So, for us to know if Kepler-186f is habitable or not, we have to consider several “ifs”.
For 30 years, we have been wondering, with all the ifs—you know, hindsight is always easier.
That's a whole lot of "ifs" for one sentence—but it's the best chance Anthony Weiner has to keep going.
I still generally predict that Cain makes it through this, but that depends on a lot of ifs.
All of these far future speculations, of course, depend on a series of “ifs.”
Kyd's style justifies Nash's description, "whole handfulls of tragical speeches" and "a blank verse bodged up with ifs and ands."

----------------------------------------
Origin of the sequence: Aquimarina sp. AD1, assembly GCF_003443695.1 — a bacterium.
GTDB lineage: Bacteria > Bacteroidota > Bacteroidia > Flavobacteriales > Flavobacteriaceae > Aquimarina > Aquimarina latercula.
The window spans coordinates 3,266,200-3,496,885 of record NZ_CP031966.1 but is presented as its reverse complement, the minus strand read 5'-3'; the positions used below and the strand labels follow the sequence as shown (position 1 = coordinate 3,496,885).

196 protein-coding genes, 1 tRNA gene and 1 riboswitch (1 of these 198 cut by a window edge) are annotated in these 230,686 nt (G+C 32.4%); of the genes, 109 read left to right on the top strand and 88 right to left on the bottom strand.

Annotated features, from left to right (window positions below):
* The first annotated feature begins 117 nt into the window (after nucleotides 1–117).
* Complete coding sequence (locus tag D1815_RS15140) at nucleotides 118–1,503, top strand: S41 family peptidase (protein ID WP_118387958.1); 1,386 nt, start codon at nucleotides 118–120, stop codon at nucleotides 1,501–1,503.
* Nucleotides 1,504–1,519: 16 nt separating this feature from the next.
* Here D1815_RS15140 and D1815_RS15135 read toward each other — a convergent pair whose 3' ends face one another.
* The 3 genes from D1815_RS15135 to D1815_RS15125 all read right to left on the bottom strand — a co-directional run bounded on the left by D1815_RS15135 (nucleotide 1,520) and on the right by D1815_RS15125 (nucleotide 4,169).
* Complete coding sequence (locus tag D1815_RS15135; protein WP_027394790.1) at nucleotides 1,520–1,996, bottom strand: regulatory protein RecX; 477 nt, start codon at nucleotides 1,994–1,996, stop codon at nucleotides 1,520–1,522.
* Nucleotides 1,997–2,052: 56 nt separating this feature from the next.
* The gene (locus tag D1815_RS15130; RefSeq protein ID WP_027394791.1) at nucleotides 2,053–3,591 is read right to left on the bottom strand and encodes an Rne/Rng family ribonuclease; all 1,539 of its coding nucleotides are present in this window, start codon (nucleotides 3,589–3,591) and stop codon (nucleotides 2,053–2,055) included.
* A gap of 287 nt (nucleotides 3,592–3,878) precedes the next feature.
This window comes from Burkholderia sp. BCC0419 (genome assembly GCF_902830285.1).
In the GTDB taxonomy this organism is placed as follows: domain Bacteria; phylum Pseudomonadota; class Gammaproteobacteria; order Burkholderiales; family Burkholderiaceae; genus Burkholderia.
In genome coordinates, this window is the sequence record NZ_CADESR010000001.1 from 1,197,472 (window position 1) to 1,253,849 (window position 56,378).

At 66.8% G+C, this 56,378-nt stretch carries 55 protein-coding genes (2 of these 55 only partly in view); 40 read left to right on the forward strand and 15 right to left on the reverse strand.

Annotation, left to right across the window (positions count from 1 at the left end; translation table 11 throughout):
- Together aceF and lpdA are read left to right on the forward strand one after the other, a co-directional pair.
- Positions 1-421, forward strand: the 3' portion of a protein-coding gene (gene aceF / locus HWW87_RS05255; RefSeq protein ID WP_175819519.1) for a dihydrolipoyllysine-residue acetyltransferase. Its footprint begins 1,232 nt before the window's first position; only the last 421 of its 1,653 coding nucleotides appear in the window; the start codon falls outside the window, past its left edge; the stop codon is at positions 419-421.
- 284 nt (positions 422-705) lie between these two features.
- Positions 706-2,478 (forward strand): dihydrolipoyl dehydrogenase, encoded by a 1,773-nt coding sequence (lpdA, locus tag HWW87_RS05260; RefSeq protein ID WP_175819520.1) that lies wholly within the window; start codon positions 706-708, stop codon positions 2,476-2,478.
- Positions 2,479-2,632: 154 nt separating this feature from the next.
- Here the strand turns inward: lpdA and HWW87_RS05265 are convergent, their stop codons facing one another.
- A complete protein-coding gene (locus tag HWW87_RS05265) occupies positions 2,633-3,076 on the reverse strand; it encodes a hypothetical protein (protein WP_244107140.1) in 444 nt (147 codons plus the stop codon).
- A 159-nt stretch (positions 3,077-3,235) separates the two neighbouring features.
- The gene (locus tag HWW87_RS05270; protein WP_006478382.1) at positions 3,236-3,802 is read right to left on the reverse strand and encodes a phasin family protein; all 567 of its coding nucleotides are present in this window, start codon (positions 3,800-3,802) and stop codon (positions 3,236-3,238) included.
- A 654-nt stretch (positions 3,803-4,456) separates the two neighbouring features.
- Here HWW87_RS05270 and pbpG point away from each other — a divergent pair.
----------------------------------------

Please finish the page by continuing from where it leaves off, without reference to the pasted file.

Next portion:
If "ifs" an' "ans" were kettles an' pans there would be nae use for tinklers.
But it would have to be straight goods, Blount; no 'ifs' and 'ands' about it.
It is full of “buts,” and “ifs,” and “maybes,” and “peradventures.”
"I have no time for 'buts' and 'ifs,'" she interrupts him, gently.
Old English gif (initial g- in Old English pronounced with a sound close to Modern English -y-), from Proto-Germanic *ja-ba (cf. Old Saxon, Old Norse ef, Old Frisian gef, Old High German ibu, German ob, Dutch of "if, whether"), from PIE pronomial stem *i- [Watkins]; Klein, OED suggest probably originally from an oblique case of a noun meaning "doubt" (cf. Old High German iba "condition, stipulation, doubt," Old Norse if "doubt, hesitation," Swedish jäf "exception, challenge"). As a noun from 1510s.